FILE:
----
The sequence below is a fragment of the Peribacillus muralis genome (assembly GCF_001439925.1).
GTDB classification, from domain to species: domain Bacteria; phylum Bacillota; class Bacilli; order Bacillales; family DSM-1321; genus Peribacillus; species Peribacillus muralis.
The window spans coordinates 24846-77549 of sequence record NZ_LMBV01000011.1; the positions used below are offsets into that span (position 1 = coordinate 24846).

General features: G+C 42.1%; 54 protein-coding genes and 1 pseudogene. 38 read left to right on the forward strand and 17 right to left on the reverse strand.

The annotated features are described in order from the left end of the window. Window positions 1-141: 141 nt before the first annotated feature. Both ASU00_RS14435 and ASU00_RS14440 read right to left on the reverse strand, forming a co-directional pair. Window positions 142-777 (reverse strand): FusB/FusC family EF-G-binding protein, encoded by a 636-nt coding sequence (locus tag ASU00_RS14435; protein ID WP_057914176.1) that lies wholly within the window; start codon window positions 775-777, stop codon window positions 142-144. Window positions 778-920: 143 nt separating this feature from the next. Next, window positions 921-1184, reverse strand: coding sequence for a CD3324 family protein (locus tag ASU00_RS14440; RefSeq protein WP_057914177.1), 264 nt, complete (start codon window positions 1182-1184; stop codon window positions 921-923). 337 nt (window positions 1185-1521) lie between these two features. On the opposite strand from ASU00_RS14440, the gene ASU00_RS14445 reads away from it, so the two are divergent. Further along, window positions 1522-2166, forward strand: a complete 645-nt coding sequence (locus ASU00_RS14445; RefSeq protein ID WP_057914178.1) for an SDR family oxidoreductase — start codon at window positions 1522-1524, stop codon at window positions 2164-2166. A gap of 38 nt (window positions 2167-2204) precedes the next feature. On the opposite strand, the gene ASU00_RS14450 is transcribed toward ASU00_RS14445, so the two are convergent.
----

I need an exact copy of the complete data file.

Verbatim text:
The sequence below is a fragment of the Peribacillus muralis genome (assembly GCF_001439925.1).
GTDB classification, from domain to species: domain Bacteria; phylum Bacillota; class Bacilli; order Bacillales; family DSM-1321; genus Peribacillus; species Peribacillus muralis.
The window spans coordinates 24846-77549 of sequence record NZ_LMBV01000011.1; the positions used below are offsets into that span (position 1 = coordinate 24846).

General features: G+C 42.1%; 54 protein-coding genes and 1 pseudogene. 38 read left to right on the forward strand and 17 right to left on the reverse strand.

The annotated features are described in order from the left end of the window. Window positions 1-141: 141 nt before the first annotated feature. Both ASU00_RS14435 and ASU00_RS14440 read right to left on the reverse strand, forming a co-directional pair. Window positions 142-777 (reverse strand): FusB/FusC family EF-G-binding protein, encoded by a 636-nt coding sequence (locus tag ASU00_RS14435; protein ID WP_057914176.1) that lies wholly within the window; start codon window positions 775-777, stop codon window positions 142-144. Window positions 778-920: 143 nt separating this feature from the next. Next, window positions 921-1184, reverse strand: coding sequence for a CD3324 family protein (locus tag ASU00_RS14440; RefSeq protein WP_057914177.1), 264 nt, complete (start codon window positions 1182-1184; stop codon window positions 921-923). 337 nt (window positions 1185-1521) lie between these two features. On the opposite strand from ASU00_RS14440, the gene ASU00_RS14445 reads away from it, so the two are divergent. Further along, window positions 1522-2166, forward strand: a complete 645-nt coding sequence (locus ASU00_RS14445; RefSeq protein ID WP_057914178.1) for an SDR family oxidoreductase — start codon at window positions 1522-1524, stop codon at window positions 2164-2166. A gap of 38 nt (window positions 2167-2204) precedes the next feature. On the opposite strand, the gene ASU00_RS14450 is transcribed toward ASU00_RS14445, so the two are convergent.